The goal of price level stabilization means that the purchasing power of a currency has to be kept roughly stable. Individual prices, however, must remain flexible in a free market economy in order to signal scarcity to companies and consumers. A high price first dampens demand for a good but then in the dynamic market process it encourages investment and higher production of this good. This process can result in lower prices again if supply increases.

Competition and Monetary Policy

For monetary policy to be successful, prices must be determined in markets where companies compete against each other. Competition limits the scope of companies to raise their prices because customers can switch to another supplier. This means companies must constantly strive to save costs and increase performance to remain competitive. Competition in the markets is a natural ally of monetary policy in the cause of stable prices.

A negatively sloped Phillips curve relationship was observed only during the 1960s and only in a few countries.

In a monopoly, one supplier can charge higher prices for its products than under competitive conditions. Monopolistic structures must therefore be dismantled if price liberalization is to have optimal results for the consumer. A government authority, while necessary to ensure fair and open competition, may not achieve immediate success. Two approaches for promoting competition are conceivable:

• Breaking up large companies and preparing them for privatization. At the same time, private enterprises must be established to enable the creation of competing companies.

• Permitting foreign investors to set up new companies to compete with domestic firms or allowing them to take over domestic companies and bring them into competitive shape.

Besides measures to intensify competition, price distortions caused by subsidies should be removed to the extent possible.

No Long-Term Contradiction Between Price Stability and Employment

To avoid endangering the longer-term positive impact of stable prices on growth and employment, monetary policy should be noninflationary from the beginning and not made the scapegoat for the cuts in production and the workforce that are necessary during the transition to a market economy.

During this transitional phase, there may well be a conflict—though only temporarily—between monetary stabilization and the maintenance of jobs. Stable social conditions, however, are the key to the success of the reform process and the longer-term restructuring of the economy. To attain the objective of price stability, the central bank must keep monetary circulation tight and ensure positive real interest rates; that is, nominal interest rates must be higher than the inflation rate. Positive real interest rates, however, increase the financial burden on companies, which may initially limit production and eliminate staff redundancies. But even without a tight money policy, job losses are unavoidable during restructuring. The central bank must not be forced into pursuing a cheap money policy. Only under a stability-oriented monetary policy can inflation be reduced and monetary stability permitted to produce its positive longer-term impact on, among other indicators, growth and employment. Support for the jobless should be provided through transfers that are low enough not to cause moral hazard.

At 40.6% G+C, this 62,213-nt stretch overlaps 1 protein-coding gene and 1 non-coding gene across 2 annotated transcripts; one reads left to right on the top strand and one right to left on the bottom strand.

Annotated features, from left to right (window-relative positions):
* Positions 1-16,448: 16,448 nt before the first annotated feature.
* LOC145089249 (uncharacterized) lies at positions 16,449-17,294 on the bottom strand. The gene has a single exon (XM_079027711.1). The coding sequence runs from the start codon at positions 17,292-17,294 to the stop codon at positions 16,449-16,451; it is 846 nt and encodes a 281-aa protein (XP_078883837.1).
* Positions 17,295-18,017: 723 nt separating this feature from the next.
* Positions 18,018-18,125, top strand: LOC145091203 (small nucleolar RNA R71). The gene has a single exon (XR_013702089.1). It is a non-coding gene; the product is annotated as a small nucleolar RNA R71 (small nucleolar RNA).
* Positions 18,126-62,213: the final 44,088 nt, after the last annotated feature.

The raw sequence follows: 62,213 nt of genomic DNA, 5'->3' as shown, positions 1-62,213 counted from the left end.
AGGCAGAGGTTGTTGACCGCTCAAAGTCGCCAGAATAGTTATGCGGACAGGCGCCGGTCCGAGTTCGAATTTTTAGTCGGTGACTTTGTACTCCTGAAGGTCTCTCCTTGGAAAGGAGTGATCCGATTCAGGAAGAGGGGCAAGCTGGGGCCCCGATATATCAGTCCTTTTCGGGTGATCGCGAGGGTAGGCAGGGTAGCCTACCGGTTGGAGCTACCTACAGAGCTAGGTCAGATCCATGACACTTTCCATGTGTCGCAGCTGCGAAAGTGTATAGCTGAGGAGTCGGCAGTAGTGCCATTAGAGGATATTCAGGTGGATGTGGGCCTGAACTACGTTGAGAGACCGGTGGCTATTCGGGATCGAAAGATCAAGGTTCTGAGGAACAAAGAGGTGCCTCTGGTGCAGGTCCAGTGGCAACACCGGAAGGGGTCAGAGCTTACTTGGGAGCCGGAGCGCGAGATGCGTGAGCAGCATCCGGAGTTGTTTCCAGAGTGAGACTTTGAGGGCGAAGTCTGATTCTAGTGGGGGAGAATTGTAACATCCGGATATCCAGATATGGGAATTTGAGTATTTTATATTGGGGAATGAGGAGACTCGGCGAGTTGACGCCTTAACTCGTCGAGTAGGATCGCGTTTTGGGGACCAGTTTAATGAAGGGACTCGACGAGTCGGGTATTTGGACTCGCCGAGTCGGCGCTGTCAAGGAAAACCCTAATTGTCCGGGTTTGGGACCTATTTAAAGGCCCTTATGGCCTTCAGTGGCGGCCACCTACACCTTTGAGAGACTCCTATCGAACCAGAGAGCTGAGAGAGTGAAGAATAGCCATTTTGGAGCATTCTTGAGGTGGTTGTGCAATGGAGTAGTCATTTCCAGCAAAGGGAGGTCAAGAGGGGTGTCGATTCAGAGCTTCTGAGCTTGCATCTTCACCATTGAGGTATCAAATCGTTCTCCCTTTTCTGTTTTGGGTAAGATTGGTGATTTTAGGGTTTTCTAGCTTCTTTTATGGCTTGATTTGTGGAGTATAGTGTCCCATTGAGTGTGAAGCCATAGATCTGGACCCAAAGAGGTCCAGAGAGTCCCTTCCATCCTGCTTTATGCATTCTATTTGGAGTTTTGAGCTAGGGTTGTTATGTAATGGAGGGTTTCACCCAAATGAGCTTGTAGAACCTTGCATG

Significance of Central Bank Independence

Genuine independence safeguards the central bank’s long-term orientation toward stability and protects against political temptations to use monetary policy to support other aims, such as a short-term increase in employment.

Experience shows that countries with an independent central bank have lower inflation rates over the years. The independence of the central bank makes possible a long-term stance in monetary policy. The central bank should resist the temptation to subordinate fighting inflation to short-term political objectives, which often result in higher inflation and interest rates some time later. Such pressures may be exerted prior to elections, for example, to prevent higher unemployment in the short term through lower interest rates. There exists also a major risk of political pressure on central banks to grant favorable refinancing conditions for bank loans to individual sectors or large public sector companies (selective monetary policy). Succumbing to such pressure would reduce the effectiveness of monetary policy and should therefore be avoided.